Research > Projects > SKA


A.  The first SKAlow complete station consisting of 256 antennas

The Square Kilometre Array (SKA) project is an international effort to build the world’s largest radio telescope. With hundreds of thousands of antennas installed in Australia and South Africa, SKA will provide unprecedented sensitivity and observing speed in the radio band. Italy is one of the 13 countries that joined the SKA Organisation. IRA personnel are involved in the design and production of SKA, and in all its scientific cases: from cosmology to magnetism and general relativity, from the evolution of galaxies to the detailed study of our Galaxy.

To know more on SKA visit the official international SKA website and the Italian SKA website.

Staff: R. Baldi, G. Bernardi, G. Brunetti, R. Cassano, A.Cattani, F.Fiocchi, D. Guidetti, A. Mattana, J. Monari, G. Naldi, F. Perini, M. Poloni, I. Prandoni, G. Pupillo, S. Rusticelli, M. Schiaffino, A. Tabellini, T. Venturi


The SKAlow project

B.  The first complete SKAlow station, consisting of 256 antennas

Skalow is the SKA low-frequency component. The prototype systems were installed at the Murchison Radio Astronomy Observatory (MRO), in Western Australia, to perform observations between 50 and 350 MHz. In its complete configuration a few kilometers from MRO, SKAlow will be made up of almost 130,000 antennas, which will produce a amount of data equal to five times the global Internet traffic. SKAlow will allow the study of one of the most interesting periods of the universe, observing its first billion years of life and providing precious information on the formation of stars and galaxies, on dark matter and dark energy. The Italian team involved in the SKAlow project is led by IRA and includes scientists and engineers from various national research bodies/institutes, such as the Arcetri Astrophysical Observatory, Catania Astrophysical Observatory, Institute of Space Astrophysics and Cosmic Physics of Milan, the Universities of Bologna and Florence, the Institute of Electronics, Computer and Telecommunication Engineering (IEIIT) of the National Research Council and the Politecnico di Torino. 

Within the SKAlow project, Italy led the development of analog receivers with optical technology and played an essential role both in the development of acquisition systems for the analog-digital conversion of radio signals and in the construction and installation of AAVS1/ 2 (Aperture Array Verification System 1/2), consisting of antennas ranging from the “SKALA2” generation, designed and produced by the University of Cambridge, up to the current prototype conceived and made in Italy, the “SKALA4.1 AL” design baseline for SKAlow. INAF also provided the receiving systems for EDA2 (Electronic Demonstrator Array 2), an array composed of dipoles equal to those used in the SKA precursor Murchison Widefield Array.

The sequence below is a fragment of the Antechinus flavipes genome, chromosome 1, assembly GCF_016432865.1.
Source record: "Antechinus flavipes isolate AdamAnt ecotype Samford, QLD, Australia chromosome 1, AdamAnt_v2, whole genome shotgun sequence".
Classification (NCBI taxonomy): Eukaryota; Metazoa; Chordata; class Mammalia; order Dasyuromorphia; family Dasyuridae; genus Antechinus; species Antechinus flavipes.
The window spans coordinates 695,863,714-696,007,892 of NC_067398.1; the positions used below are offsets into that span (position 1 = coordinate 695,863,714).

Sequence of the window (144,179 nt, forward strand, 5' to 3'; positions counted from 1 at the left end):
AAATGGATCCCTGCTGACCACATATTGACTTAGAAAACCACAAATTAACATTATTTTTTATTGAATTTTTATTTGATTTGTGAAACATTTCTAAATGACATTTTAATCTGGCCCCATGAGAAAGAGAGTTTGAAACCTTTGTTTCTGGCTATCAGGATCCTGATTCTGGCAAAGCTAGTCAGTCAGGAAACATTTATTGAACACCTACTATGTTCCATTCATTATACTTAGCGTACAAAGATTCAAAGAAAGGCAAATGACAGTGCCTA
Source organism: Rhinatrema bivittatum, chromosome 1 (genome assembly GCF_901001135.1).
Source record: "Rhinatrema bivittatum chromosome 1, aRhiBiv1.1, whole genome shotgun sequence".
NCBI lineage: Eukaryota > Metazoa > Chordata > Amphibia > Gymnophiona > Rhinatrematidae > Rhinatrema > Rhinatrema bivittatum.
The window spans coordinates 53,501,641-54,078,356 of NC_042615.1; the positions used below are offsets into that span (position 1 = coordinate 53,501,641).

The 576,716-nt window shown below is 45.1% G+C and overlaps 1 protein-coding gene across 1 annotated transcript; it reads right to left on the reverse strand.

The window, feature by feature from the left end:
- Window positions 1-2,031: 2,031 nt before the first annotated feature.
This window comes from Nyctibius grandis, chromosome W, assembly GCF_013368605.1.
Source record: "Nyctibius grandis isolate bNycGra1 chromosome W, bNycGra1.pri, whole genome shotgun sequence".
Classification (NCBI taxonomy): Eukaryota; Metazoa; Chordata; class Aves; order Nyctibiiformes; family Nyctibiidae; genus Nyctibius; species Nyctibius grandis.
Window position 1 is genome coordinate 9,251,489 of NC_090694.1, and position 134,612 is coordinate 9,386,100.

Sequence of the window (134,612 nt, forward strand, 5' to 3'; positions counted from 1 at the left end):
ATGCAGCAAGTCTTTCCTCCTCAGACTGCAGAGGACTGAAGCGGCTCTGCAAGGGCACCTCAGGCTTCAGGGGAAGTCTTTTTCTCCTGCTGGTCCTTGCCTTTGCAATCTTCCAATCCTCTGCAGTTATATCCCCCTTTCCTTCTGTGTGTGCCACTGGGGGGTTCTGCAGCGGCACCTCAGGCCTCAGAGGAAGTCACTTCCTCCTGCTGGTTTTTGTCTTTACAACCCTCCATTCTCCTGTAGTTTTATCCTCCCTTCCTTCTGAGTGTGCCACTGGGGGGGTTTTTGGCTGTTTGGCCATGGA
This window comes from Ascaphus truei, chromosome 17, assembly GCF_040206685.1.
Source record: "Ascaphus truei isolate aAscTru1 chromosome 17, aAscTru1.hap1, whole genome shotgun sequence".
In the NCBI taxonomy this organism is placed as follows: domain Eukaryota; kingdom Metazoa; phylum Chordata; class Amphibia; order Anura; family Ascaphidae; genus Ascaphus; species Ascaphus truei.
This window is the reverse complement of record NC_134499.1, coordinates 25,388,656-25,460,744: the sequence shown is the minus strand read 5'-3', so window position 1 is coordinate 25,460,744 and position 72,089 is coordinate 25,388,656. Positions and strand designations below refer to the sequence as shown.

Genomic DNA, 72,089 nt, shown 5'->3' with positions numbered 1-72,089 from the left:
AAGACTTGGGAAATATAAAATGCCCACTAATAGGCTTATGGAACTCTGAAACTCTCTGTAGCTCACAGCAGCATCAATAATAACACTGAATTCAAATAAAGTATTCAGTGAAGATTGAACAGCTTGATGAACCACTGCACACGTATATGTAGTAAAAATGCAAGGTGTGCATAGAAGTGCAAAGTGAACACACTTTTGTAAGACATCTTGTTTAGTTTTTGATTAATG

Antennas and Receivers

C.  Detail of the SKALA4.1 antenna

SKALA 4.1 AL is the name of the current prototype of antennas installed in AAVS2. It has been developed by INAF in collaboration with IEIIT and the Italian company Sirio Antenne, starting from the SKALA4 electromagnetic design of the International consortium Aperture Array Design Construction. SKALA 4.1 AL is a Christmas tree-like, log-periodic and double polarization antenna which ensures a large receiving band. The Italian team worked also to the development of a low noise amplifier (LNA), in collaboration with the Koreana ASB company, which is installed on the top of the antenna to amplify the weak astronomical signals. AAVS2 is the station comprising 256 SKALA4.1 AL antennas deployed in 2019 by IRA engineers and technicians at MRO, with the support of Australian colleagues. Since 2004 IRA is also been working to the design of low frequency (<2 GHz) receivers and introduced the so-called RFOF technology (RadioFrequency Over Fiber), which allows antennas to transport all the signals in a central structure and which has become a key element for AAVS2.

TPM: Tile Processing Module

D.  Tile Processing Module 1.6 board

The IRA team has also led an International collaboration aimed at the creation of a digital/analog system for the acquisition and processing of radio signals (Tile Processing Module, TPM), developed in collaboration with the Italian companies Sanitas Eg, Elemaster, Optel, Protech and Leonardo. The collaboration has also developed a system based on the use of a drone (Unmanned Air Vehicle, UAV) for the testing of antennas. The UAV is equipped with a dipole-like transmission  antenna and a satellite positioning system, which allow the team to verify the behavior of the SKAlow prototype antennas with great accuracy from a far away (hundreds of meters) position . The Italian team visited MRO several times to conduct measurement campaigns on these antennas, in collaboration with the University of Oxford/Malta and the Australian International Centre for Radio Astronomy Research.

Figures A, B: ICRAR/Curtin
Figures C, D: INAF-IRA